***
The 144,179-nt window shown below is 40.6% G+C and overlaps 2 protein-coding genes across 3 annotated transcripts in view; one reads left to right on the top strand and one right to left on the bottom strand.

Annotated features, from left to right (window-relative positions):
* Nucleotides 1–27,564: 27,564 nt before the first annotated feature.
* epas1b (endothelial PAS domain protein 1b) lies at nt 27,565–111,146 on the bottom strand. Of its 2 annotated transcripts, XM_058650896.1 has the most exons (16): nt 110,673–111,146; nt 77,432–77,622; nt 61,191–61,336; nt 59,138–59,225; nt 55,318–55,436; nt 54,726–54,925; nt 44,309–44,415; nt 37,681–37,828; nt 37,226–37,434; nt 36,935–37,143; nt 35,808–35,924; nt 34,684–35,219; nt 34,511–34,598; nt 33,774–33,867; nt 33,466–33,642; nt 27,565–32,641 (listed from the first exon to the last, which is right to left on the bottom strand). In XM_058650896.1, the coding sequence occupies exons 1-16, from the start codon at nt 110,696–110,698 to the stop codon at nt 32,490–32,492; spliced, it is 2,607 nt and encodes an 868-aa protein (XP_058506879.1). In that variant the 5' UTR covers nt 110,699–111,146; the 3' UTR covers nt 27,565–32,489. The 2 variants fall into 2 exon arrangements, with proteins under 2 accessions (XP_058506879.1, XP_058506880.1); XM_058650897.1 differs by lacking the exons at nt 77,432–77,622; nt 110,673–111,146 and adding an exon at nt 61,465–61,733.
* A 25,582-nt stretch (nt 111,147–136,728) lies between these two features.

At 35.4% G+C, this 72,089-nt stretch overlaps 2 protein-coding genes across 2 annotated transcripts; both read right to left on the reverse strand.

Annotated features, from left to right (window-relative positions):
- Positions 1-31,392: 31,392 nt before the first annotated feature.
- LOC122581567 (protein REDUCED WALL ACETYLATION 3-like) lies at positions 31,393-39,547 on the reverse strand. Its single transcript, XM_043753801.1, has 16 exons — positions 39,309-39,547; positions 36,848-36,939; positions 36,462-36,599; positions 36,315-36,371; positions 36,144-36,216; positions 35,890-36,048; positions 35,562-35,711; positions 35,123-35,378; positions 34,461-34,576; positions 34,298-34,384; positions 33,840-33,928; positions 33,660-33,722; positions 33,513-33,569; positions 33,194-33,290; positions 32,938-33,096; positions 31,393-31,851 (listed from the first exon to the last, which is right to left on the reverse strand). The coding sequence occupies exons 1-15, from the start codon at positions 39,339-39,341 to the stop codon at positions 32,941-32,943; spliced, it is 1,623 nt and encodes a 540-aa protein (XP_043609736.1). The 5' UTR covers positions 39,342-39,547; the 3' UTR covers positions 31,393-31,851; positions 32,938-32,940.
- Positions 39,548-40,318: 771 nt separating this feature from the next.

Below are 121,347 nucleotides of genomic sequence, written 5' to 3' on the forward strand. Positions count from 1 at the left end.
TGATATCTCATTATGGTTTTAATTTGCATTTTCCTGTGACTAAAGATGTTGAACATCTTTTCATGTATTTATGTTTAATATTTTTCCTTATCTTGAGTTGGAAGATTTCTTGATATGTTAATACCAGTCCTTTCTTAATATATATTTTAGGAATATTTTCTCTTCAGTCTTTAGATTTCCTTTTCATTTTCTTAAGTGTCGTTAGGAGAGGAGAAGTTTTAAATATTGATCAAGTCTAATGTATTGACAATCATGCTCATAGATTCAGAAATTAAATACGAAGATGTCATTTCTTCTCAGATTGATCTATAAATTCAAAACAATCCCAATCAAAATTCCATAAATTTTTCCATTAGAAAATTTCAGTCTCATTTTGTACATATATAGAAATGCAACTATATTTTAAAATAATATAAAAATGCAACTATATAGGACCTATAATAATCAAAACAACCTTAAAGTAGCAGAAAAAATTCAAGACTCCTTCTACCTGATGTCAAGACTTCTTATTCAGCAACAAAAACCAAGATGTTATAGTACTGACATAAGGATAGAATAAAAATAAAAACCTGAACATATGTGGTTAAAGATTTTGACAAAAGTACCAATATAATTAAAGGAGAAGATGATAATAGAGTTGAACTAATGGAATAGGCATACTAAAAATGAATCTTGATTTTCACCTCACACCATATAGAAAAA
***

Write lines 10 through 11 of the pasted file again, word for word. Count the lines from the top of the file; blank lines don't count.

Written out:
- Positions 39,548-40,318: 771 nt separating this feature from the next.

Below are 121,347 nucleotides of genomic sequence, written 5' to 3' on the forward strand. Positions count from 1 at the left end.